Wake up early. It’s going to be humid, raining, windy, or I’m wearing a helmet, so don’t bother to do anything with your hair. Throw on a bandana… you hang around Rob too much and now you live in bandanas too. Brush my teeth.
Oh breakfast… I should eat something if I have time. Yogurt. Yes.
Today I’m zip lining. Grab my gloves to protect my hands. Check the lines… there could always be something where it shouldnt be.
… like that eagle.
If you had the morning tour, you checked the zip lines. A tree branch on a line could be a disaster later. But we never actually found anything. Except today.
There was an injured eagle at the base of one of the ground lines, in the middle of the walkway, missing an eye. Naturally I couldn’t leave it there, my guests would lose it… and good luck explaining to any children that “Mr. Eagle isn’t hurt… no… that’s a fish’s eye hanging out of his skull.”
A trivia fact about me is that I grew up around birds. I’ve handed everything from hawks to hummingbirds to pheasants and emus. But never have I dealt with the metaphorical flying razor blades that is an eagle. So how does one catch an eagle? A wild eagle?
The moment you grab it it’s going to be pissed. And there two points to avoid: their bone-crushing beak and their dagger talons (but mostly the talons).
Well, he was missing an eye, so suddenly his near 360* vision is halved… just stay on his bad side and be quiet.
As for the talons? It can’t be much different than handling brazo stags, the majestic two-foot roosters used in fighting rings that know EXACTLY where your eyes and jugular are and won’t hesitate to kill with this knowledge… pin the head, pin the hocks.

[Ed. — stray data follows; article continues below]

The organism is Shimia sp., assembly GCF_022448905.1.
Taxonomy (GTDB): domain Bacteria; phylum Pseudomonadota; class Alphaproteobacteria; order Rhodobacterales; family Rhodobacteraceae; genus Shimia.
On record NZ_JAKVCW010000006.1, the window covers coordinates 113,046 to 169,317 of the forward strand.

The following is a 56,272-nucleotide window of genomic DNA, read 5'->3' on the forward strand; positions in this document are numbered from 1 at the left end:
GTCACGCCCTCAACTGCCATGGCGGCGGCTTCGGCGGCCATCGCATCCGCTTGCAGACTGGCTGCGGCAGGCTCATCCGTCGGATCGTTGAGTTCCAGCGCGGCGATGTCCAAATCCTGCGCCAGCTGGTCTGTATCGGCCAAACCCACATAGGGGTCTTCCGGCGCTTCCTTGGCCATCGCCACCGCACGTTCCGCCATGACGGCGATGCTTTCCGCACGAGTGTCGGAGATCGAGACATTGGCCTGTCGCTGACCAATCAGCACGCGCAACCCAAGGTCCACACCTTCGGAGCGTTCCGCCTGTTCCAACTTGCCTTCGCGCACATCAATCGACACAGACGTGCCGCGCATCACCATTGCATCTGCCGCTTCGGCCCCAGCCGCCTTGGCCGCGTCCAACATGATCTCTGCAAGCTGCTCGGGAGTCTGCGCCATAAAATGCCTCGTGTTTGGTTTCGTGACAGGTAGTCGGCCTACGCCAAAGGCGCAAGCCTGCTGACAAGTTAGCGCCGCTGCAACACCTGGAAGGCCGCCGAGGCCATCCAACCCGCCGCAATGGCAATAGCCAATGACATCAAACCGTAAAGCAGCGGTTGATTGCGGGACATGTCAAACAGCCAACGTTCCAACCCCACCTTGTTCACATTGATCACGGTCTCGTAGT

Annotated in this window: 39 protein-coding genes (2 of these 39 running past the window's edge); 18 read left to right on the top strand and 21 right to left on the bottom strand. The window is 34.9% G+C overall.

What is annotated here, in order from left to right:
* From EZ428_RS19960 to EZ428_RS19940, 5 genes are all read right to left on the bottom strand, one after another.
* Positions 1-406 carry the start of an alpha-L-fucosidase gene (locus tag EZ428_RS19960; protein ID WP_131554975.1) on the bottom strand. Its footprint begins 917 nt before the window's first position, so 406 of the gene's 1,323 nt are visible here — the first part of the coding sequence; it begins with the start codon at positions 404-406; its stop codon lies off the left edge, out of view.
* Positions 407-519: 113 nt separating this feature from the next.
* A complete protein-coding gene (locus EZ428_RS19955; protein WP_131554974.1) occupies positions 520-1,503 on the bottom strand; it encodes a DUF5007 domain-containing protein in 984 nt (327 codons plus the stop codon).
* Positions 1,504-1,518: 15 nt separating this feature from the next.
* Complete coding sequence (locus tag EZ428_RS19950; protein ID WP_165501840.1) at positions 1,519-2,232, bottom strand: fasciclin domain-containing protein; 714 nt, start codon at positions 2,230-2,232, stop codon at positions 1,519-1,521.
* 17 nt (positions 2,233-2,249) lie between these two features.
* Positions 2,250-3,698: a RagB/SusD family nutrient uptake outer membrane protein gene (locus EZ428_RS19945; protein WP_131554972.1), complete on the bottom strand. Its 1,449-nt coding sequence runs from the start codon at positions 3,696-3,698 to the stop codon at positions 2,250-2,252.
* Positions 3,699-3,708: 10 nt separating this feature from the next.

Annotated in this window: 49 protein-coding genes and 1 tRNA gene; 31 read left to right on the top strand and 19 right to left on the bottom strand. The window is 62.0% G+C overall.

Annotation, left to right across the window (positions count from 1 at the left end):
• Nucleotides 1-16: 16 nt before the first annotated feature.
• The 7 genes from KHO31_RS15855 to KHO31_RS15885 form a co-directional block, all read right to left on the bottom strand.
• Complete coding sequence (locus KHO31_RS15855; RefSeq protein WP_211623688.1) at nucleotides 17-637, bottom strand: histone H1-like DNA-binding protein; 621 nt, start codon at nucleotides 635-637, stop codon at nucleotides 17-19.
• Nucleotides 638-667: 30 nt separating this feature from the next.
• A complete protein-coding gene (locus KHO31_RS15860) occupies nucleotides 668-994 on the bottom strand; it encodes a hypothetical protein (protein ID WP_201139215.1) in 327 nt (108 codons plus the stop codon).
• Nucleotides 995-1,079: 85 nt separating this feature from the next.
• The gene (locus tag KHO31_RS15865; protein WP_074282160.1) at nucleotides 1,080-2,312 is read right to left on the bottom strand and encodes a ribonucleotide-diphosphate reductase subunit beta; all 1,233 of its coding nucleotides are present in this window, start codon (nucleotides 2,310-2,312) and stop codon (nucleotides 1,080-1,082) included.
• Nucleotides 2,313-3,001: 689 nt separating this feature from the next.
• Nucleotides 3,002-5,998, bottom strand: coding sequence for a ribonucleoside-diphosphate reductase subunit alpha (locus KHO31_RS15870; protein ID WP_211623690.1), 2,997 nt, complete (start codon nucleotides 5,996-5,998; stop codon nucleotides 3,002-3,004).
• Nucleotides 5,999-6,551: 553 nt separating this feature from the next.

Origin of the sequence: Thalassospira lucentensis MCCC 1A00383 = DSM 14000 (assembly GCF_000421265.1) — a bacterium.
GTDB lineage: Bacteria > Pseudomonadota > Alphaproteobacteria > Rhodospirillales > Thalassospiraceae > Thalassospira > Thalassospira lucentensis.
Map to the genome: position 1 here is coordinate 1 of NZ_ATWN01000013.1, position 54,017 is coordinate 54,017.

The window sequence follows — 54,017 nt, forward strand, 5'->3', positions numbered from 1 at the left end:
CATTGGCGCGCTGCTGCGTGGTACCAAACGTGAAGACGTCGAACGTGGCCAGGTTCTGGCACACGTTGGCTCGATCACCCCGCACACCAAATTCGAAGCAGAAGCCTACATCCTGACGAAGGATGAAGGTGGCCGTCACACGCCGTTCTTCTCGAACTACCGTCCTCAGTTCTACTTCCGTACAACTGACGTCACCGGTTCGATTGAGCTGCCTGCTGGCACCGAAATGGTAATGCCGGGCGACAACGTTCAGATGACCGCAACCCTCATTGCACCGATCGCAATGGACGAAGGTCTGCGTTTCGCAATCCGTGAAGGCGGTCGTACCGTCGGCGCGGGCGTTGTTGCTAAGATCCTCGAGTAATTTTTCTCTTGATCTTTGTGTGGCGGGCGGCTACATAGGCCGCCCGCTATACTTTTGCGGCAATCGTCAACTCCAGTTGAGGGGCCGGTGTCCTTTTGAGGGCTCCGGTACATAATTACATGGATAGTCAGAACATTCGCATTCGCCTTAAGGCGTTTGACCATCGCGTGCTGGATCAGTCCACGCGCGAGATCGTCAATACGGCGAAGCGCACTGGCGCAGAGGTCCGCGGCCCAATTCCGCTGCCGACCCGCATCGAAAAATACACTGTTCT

So, sticking to the first step, I snuck up behind it with a canvas sheet ready to blind its good eye and keep it calm. Suddenly, as I placed each step delicately, I was standing a foot away from an apex predator, and I knew that the moment the towel went over this bird I could not hesitate or it might break free and fly away… or turn on me.
But it went all so fluidly. The towel went up, and the bird was in my arms with its head pinned against my chest and forearm and its hocks tightly pinned on my waist. I was holding a wild eagle that I caught.
But I failed to think of an important element: what the hell am I going to do with it now?
Jared, our boss, was doing “Jared things” around the compound when I approached him quietly.
“Jared…” my voice was nervous as he slowly turned around. “What do I do with this?”
“Oh jesus!” He nearly jumped out of his skin and grabbed his camera.
“Where did you – what – look at those talons…”
You’re not helping my obvious nervousness Jared… this thing xan destroy my arms in a second if it wants to. But do get a picture… it is pretty cool. I moved the canvas bag and my grip to expose its legs.
Jared gave me a look of utter confusion, like I was batshit crazy and kinda amazing at the same time. He called Fish and Game who agreed to pick up thr bird, free of charge, as soon as they could. And it was a relief to see him no longer suffering.
But I mean… the average person has to fix a jammed printer or take a terrible customer service call. Meanwhile, I’m catching eagles before work.